I have a Lincoln 185 mig simply because when I had the money stashed to buy a mig one popped up on Craigslist that looked new for a seriously nice price and the seller held it for me for three days until I could get there. He had used it for a few projects before buying a bigger unit for the production shop he was setting up. I got it for the price of the on sale 120 Volt Hobart at the farm and ranch store. It's been a nice trouble free unit so far. Odd thing is that I told the guy I bought the Lincoln from that I had been ready to buy a Hobart 140 and he opens a cabinet and shows me his Hobart 140 that he had tucked away.
     
  26. Boneyard51
    Joined: Dec 10, 2017
    Posts: 2,269

    Boneyard51
    Member

    Got two Millers, three Lincoln’s, all good welders. Buy either, take care of them, they’ll take care of you. Check which has the best dealer in your area. The dealer can make the difference.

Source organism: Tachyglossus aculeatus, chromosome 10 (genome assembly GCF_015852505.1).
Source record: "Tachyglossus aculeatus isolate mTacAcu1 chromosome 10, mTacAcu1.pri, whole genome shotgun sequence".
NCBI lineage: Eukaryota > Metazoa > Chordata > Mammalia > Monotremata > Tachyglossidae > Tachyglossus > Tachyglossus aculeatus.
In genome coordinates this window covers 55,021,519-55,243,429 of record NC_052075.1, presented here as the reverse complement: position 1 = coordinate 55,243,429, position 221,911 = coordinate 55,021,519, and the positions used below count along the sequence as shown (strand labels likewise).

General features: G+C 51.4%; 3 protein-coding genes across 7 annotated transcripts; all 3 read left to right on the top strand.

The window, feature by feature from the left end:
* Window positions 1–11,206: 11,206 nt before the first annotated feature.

Bones
     
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  27. LM14
    Joined: Dec 18, 2009
    Posts: 1,620

    LM14
    Member
    from Iowa

    I find it interesting that people are making recommendations...based on what? Loyalty.

    If you are doing sheetmetal only or building frames for bulldozers different machines are needed.

    For my home shop where I do a little bit of everything, I got a Hobart Handler 190 with a free spool gun. Fit my needs, was a lot cheaper than red or blue and I can find all the consumables at any Tractor Supply type store. So far I really like it. I think if I needed something with a longer duty cycle or more juice, I would probably have gone red again.